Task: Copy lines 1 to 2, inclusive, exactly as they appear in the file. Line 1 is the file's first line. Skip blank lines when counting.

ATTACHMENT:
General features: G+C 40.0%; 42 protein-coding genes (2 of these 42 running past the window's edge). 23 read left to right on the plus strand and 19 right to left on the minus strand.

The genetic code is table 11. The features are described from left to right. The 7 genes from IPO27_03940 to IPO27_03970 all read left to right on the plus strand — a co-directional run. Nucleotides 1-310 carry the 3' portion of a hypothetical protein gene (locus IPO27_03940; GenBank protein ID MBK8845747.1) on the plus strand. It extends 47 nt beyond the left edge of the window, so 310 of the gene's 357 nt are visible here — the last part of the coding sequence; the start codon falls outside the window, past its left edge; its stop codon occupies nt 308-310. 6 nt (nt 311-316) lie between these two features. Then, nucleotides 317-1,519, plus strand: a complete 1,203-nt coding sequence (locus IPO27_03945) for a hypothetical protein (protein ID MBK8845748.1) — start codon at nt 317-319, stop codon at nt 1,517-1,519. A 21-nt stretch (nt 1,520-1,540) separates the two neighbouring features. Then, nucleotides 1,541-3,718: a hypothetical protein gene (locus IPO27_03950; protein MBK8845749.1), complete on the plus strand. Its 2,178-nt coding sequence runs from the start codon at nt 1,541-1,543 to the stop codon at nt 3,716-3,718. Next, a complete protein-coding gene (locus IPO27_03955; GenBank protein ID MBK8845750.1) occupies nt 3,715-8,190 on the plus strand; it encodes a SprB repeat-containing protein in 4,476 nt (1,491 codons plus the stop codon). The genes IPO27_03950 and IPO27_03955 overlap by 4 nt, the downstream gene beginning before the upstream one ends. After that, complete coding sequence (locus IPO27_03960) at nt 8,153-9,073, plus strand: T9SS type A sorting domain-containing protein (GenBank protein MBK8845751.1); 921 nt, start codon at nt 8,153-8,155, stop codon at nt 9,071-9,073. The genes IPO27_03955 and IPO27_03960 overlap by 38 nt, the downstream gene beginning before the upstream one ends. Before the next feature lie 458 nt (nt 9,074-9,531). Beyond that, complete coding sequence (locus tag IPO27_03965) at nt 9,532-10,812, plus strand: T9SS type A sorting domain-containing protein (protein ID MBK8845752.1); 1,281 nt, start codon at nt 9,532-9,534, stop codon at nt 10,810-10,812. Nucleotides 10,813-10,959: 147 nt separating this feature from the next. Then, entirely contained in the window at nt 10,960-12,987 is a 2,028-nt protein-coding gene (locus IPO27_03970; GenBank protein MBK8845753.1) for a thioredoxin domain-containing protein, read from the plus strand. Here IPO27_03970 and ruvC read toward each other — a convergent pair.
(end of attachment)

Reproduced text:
General features: G+C 40.0%; 42 protein-coding genes (2 of these 42 running past the window's edge). 23 read left to right on the plus strand and 19 right to left on the minus strand.

The genetic code is table 11. The features are described from left to right. The 7 genes from IPO27_03940 to IPO27_03970 all read left to right on the plus strand — a co-directional run. Nucleotides 1-310 carry the 3' portion of a hypothetical protein gene (locus IPO27_03940; GenBank protein ID MBK8845747.1) on the plus strand. It extends 47 nt beyond the left edge of the window, so 310 of the gene's 357 nt are visible here — the last part of the coding sequence; the start codon falls outside the window, past its left edge; its stop codon occupies nt 308-310. 6 nt (nt 311-316) lie between these two features. Then, nucleotides 317-1,519, plus strand: a complete 1,203-nt coding sequence (locus IPO27_03945) for a hypothetical protein (protein ID MBK8845748.1) — start codon at nt 317-319, stop codon at nt 1,517-1,519. A 21-nt stretch (nt 1,520-1,540) separates the two neighbouring features. Then, nucleotides 1,541-3,718: a hypothetical protein gene (locus IPO27_03950; protein MBK8845749.1), complete on the plus strand. Its 2,178-nt coding sequence runs from the start codon at nt 1,541-1,543 to the stop codon at nt 3,716-3,718. Next, a complete protein-coding gene (locus IPO27_03955; GenBank protein ID MBK8845750.1) occupies nt 3,715-8,190 on the plus strand; it encodes a SprB repeat-containing protein in 4,476 nt (1,491 codons plus the stop codon). The genes IPO27_03950 and IPO27_03955 overlap by 4 nt, the downstream gene beginning before the upstream one ends. After that, complete coding sequence (locus IPO27_03960) at nt 8,153-9,073, plus strand: T9SS type A sorting domain-containing protein (GenBank protein MBK8845751.1); 921 nt, start codon at nt 8,153-8,155, stop codon at nt 9,071-9,073. The genes IPO27_03955 and IPO27_03960 overlap by 38 nt, the downstream gene beginning before the upstream one ends. Before the next feature lie 458 nt (nt 9,074-9,531). Beyond that, complete coding sequence (locus tag IPO27_03965) at nt 9,532-10,812, plus strand: T9SS type A sorting domain-containing protein (protein ID MBK8845752.1); 1,281 nt, start codon at nt 9,532-9,534, stop codon at nt 10,810-10,812. Nucleotides 10,813-10,959: 147 nt separating this feature from the next. Then, entirely contained in the window at nt 10,960-12,987 is a 2,028-nt protein-coding gene (locus IPO27_03970; GenBank protein MBK8845753.1) for a thioredoxin domain-containing protein, read from the plus strand. Here IPO27_03970 and ruvC read toward each other — a convergent pair.